The Des Moines Area Hunger Hike donations provide free food to many hungry people through established non-profit agencies.
Beacon of Life
This residential center helps women recently released from prison through job training, education, case management and medical care. Milk, fresh fruit and vegetables not available through the Food Bank are purchased for their meals.
Bidwell Riverside Center
Money is used for basic food needs of clients ineligible for food from other sources – those traveling through, the newly-homeless, infant formula needs, special dietary requirements or other emergency situations of families.
Central Iowa Shelter & Services
Two of every three persons served by CISS are homeless or near homeless. The Hunger Hike grant supplements meals and food donations provided by congregations and other groups. Persons of all ages are served at meal sites in neighborhoods where poverty rate exceeds 25%.
Children & Family Urban Ministries
Milk and food are purchased for before-and-after school programs, a variety of summer programs, and the Supper Club, the latter serving an average of 110 guests six days a week in an inner-city neighborhood.
Coalition in Support of Hungry Children
The Coalition in Support of Hungry Children invites all communities to join them in organizing their own impassioned residents who want to alleviate hunger, particularly childhood hunger by 2015. Many people working locally can achieve the 2015 goal in their own community.
The Connection Café
An ecumenical effort begun by four downtown churches: St. Ambrose Catholic, St. John’s Lutheran, St. Paul’s Episcopal and First United Methodist. Fruit, potato chips, and meat, cheese and bread for sandwiches is purchased for the 3-5 days per month that food and serving are not provided by groups. Approximately 28,000 noon meals were given out in 2007 to Des Moines downtown needy.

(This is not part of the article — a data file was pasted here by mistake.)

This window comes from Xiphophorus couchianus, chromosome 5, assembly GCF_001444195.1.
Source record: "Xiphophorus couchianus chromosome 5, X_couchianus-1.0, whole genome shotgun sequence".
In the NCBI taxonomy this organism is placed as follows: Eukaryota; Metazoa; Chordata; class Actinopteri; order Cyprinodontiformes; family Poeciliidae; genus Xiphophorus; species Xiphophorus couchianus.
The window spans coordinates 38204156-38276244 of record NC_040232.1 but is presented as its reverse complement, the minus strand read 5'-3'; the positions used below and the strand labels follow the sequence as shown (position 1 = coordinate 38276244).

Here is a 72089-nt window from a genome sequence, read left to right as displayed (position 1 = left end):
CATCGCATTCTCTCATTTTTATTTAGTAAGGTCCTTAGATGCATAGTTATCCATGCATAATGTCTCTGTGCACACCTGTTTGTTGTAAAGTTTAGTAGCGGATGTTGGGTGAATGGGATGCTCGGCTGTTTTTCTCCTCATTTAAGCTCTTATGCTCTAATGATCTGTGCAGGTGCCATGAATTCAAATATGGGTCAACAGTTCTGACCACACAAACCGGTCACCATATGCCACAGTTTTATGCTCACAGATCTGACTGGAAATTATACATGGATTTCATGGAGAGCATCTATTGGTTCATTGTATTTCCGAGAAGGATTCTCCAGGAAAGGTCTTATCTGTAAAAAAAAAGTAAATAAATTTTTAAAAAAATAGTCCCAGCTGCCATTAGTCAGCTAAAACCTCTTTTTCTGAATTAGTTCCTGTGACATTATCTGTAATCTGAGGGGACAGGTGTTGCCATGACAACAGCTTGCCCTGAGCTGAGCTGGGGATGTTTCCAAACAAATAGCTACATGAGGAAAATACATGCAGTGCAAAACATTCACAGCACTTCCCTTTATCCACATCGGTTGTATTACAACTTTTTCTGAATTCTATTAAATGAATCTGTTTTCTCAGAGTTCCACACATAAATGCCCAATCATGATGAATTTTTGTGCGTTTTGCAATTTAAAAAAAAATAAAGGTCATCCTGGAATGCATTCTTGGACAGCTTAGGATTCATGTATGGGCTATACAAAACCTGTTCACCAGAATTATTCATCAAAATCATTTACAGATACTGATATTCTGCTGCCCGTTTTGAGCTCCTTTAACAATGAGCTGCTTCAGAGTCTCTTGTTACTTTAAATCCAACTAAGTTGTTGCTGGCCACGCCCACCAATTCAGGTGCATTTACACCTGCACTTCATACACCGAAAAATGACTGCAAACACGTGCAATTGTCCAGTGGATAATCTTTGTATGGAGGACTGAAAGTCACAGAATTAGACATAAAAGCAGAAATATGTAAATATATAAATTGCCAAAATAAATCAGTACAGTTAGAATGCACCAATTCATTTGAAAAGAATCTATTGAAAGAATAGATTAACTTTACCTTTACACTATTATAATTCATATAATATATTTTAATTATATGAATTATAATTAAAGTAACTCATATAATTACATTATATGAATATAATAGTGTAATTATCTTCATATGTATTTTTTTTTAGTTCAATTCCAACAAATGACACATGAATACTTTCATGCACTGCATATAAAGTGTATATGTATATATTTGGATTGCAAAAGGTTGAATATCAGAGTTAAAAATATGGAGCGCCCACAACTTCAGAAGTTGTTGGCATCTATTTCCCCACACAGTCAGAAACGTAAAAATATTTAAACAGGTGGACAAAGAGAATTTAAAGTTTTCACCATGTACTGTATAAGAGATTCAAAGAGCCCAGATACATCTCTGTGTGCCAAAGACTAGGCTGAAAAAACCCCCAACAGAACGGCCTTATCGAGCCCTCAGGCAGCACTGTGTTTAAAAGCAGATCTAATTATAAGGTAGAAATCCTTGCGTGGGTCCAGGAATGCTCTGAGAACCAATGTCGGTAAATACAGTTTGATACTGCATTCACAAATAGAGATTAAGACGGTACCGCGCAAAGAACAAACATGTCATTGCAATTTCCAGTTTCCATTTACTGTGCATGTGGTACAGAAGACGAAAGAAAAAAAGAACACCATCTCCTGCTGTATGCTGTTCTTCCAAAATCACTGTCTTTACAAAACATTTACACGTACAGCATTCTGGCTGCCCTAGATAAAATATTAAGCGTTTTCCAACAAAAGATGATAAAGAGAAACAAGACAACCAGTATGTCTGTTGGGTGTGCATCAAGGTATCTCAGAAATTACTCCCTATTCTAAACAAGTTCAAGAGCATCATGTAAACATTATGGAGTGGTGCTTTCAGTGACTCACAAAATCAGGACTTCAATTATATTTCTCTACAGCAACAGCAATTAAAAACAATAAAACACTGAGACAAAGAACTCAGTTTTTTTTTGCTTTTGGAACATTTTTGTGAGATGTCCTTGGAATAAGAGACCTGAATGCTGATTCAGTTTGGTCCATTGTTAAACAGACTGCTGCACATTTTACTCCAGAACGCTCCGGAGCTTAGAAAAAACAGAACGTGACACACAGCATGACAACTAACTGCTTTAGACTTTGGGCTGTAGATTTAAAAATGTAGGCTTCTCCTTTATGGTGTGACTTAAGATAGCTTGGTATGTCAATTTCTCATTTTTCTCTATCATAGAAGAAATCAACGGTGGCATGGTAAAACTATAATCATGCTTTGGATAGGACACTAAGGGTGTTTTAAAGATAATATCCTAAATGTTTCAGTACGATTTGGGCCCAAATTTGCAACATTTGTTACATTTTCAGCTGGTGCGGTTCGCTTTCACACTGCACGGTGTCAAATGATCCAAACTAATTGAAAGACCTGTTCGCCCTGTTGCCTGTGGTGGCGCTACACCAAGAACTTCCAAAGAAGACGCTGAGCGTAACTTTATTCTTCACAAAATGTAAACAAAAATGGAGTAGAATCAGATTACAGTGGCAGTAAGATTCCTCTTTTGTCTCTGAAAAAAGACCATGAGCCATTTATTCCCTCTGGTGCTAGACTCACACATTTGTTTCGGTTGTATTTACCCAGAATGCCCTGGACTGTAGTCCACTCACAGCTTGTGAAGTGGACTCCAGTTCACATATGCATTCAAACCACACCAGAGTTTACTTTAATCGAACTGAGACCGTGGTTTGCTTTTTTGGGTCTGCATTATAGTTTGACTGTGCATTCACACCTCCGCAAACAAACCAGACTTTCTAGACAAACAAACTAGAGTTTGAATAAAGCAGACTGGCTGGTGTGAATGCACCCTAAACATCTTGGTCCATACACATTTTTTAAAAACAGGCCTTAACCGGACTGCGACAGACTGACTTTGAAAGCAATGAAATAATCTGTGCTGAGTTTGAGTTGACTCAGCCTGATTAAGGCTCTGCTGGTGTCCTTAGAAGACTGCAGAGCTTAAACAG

Des Moines Community Garden Project
Hunger Hike funds provide an estimated 750 elderly, low-income and/or handicapped families receive gift certificates toward purchase of seeds and/or edible plants for growing food in their own or community gardens through this program coordinated by the city’s Community Development Department. Garden tillage is provided and needed tools are made available.DMARC Food Pantry Network (www.MovetheFood.org)
The Des Moines Area Religious Council Food Pantry Network provides a 4-day supply of emergency food once each month for families in need of assistance. With thirteen pantry sites, the Network is the largest emergency food pantry system in Iowa. In 2012, DMARC provided the food equivalent of over 1.2 million nutritionally balanced meals for about 33,000 individuals; 85% of clients have household income at or below the federal poverty threshold; nearly half are children and youth. Monetary donations allow DMARC to purchase up to six times the amount of food that can be donated at retail prices.
The Ethnic Minorities of Burma Advocacy and Resource Center is a grassroots refugee-led organization that understands the struggles and strengths of the community. We believe that sustainable change comes from within a community empowered to help themselves. Last year over 749 direct services were provided to more than 200 families in need.
Epworth Community Dinner
No-cost meals are served to all visitors at a Tuesday evening supper when between 70 and 100 men, women and children are fed. Free clothing is also available and a grocery-coupon depot is on site.
Family Violence Center (Children & Families of Iowa)
Provides free meals and snacks to families who are victims of domestic violence while they are in shelter or transitional housing.
Harbor of Hope
Like other not-for-profit agencies, major food purchases are made from the Food Bank of Central Iowa and from wholesalers, but additional funds are needed for a basic diet. Serving persons just coming out of a drug treatment program, transitional residence for 23 men only is provided for up to two years.
Contributions are used to help provide meals to over a hundred men, women and children each day who are homeless, near-homeless and hungry.
Mary's Meals is an international movement that sets up school feeding projects in communities where poverty and hunger prevent children from gaining an education.